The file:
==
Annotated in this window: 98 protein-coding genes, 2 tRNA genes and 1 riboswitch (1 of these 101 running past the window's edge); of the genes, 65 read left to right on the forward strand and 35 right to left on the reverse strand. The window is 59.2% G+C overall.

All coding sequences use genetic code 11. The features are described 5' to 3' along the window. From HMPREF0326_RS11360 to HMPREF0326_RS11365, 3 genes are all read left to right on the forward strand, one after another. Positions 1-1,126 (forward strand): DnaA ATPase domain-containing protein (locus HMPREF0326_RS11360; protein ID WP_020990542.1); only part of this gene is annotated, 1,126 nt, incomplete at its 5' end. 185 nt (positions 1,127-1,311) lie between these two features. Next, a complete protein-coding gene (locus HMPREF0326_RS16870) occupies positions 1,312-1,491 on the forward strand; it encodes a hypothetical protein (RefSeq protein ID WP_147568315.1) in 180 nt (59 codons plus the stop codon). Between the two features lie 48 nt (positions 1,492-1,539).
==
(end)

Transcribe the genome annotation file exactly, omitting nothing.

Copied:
Annotated in this window: 98 protein-coding genes, 2 tRNA genes and 1 riboswitch (1 of these 101 running past the window's edge); of the genes, 65 read left to right on the forward strand and 35 right to left on the reverse strand. The window is 59.2% G+C overall.

All coding sequences use genetic code 11. The features are described 5' to 3' along the window. From HMPREF0326_RS11360 to HMPREF0326_RS11365, 3 genes are all read left to right on the forward strand, one after another. Positions 1-1,126 (forward strand): DnaA ATPase domain-containing protein (locus HMPREF0326_RS11360; protein ID WP_020990542.1); only part of this gene is annotated, 1,126 nt, incomplete at its 5' end. 185 nt (positions 1,127-1,311) lie between these two features. Next, a complete protein-coding gene (locus HMPREF0326_RS16870) occupies positions 1,312-1,491 on the forward strand; it encodes a hypothetical protein (RefSeq protein ID WP_147568315.1) in 180 nt (59 codons plus the stop codon). Between the two features lie 48 nt (positions 1,492-1,539).